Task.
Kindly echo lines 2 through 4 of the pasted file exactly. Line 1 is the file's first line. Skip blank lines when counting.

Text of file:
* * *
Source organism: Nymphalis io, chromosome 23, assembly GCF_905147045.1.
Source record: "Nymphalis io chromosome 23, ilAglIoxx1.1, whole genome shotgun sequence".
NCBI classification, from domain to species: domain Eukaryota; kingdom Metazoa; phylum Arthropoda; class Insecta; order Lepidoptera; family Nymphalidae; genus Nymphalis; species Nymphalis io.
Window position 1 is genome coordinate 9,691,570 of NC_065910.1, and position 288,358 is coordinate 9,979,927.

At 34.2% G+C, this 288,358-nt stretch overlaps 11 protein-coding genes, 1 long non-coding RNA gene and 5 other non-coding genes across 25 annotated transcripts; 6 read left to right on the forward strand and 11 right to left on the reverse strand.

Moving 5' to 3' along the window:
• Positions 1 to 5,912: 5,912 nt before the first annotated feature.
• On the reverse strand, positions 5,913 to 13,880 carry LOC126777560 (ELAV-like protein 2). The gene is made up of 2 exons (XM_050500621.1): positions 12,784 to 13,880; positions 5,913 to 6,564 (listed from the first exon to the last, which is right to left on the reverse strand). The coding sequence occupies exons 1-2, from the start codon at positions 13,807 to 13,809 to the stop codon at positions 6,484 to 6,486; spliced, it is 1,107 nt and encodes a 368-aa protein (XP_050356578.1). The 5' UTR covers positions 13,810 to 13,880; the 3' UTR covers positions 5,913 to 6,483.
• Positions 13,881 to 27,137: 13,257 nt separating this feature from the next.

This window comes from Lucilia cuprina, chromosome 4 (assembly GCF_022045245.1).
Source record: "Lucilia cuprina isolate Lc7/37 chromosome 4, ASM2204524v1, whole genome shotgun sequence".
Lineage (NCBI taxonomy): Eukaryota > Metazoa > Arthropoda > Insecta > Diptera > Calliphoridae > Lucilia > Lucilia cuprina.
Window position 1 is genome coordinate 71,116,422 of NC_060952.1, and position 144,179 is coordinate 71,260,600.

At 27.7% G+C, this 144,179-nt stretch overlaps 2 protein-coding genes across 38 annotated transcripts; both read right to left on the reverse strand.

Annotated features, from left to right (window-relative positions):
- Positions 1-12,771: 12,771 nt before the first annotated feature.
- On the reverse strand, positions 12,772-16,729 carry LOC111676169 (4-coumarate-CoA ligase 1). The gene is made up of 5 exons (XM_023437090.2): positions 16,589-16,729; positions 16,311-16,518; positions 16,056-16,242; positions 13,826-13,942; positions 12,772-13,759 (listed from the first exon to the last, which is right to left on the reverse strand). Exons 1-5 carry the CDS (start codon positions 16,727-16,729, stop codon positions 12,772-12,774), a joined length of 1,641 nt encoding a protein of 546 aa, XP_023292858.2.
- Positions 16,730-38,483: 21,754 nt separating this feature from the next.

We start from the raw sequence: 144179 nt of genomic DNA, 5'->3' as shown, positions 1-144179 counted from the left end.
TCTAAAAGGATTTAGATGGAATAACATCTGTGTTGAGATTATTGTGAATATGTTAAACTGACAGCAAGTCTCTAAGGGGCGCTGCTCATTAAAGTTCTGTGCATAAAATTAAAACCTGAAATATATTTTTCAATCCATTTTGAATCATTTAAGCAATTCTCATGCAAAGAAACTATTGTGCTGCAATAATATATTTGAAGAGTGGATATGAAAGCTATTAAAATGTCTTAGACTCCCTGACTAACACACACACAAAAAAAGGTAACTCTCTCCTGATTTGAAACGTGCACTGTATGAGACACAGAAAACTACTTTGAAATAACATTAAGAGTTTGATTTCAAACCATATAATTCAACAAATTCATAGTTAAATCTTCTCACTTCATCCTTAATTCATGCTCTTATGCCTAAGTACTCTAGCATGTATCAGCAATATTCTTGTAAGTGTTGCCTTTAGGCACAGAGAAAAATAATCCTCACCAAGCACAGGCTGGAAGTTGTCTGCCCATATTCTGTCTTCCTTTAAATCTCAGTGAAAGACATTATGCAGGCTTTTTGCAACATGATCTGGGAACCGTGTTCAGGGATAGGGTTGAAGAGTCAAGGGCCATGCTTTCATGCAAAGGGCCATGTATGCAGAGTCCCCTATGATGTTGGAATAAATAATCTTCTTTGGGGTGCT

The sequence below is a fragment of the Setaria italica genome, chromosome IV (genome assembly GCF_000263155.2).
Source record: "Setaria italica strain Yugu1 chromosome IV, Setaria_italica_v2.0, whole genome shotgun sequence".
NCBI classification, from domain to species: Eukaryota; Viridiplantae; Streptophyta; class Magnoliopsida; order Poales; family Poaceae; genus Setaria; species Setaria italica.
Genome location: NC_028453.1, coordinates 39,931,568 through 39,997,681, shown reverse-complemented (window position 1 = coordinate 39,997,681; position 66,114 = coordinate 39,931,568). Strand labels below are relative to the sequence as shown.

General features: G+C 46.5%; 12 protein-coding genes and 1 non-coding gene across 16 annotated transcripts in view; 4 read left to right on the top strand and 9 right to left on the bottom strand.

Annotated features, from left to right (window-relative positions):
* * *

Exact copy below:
Source record: "Nymphalis io chromosome 23, ilAglIoxx1.1, whole genome shotgun sequence".
NCBI classification, from domain to species: domain Eukaryota; kingdom Metazoa; phylum Arthropoda; class Insecta; order Lepidoptera; family Nymphalidae; genus Nymphalis; species Nymphalis io.
Window position 1 is genome coordinate 9,691,570 of NC_065910.1, and position 288,358 is coordinate 9,979,927.